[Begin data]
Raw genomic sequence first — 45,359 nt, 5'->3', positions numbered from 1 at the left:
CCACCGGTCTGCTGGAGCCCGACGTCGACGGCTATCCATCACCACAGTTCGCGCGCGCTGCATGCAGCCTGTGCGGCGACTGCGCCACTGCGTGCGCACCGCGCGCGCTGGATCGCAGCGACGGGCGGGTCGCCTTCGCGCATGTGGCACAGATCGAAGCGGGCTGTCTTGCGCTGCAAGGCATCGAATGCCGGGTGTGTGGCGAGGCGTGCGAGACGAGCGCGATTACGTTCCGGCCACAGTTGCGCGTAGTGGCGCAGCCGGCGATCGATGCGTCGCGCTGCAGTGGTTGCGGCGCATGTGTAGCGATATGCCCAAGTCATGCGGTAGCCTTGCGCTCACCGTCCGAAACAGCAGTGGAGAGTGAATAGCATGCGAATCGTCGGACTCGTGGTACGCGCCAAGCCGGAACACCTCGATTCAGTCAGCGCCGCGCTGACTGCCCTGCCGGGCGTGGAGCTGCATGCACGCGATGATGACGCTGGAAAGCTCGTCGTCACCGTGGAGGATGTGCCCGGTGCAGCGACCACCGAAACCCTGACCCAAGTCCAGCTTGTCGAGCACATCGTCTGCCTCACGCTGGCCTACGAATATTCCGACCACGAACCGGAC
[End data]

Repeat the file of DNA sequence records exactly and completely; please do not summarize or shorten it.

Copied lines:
Raw genomic sequence first — 45,359 nt, 5'->3', positions numbered from 1 at the left:
CCACCGGTCTGCTGGAGCCCGACGTCGACGGCTATCCATCACCACAGTTCGCGCGCGCTGCATGCAGCCTGTGCGGCGACTGCGCCACTGCGTGCGCACCGCGCGCGCTGGATCGCAGCGACGGGCGGGTCGCCTTCGCGCATGTGGCACAGATCGAAGCGGGCTGTCTTGCGCTGCAAGGCATCGAATGCCGGGTGTGTGGCGAGGCGTGCGAGACGAGCGCGATTACGTTCCGGCCACAGTTGCGCGTAGTGGCGCAGCCGGCGATCGATGCGTCGCGCTGCAGTGGTTGCGGCGCATGTGTAGCGATATGCCCAAGTCATGCGGTAGCCTTGCGCTCACCGTCCGAAACAGCAGTGGAGAGTGAATAGCATGCGAATCGTCGGACTCGTGGTACGCGCCAAGCCGGAACACCTCGATTCAGTCAGCGCCGCGCTGACTGCCCTGCCGGGCGTGGAGCTGCATGCACGCGATGATGACGCTGGAAAGCTCGTCGTCACCGTGGAGGATGTGCCCGGTGCAGCGACCACCGAAACCCTGACCCAAGTCCAGCTTGTCGAGCACATCGTCTGCCTCACGCTGGCCTACGAATATTCCGACCACGAACCGGAC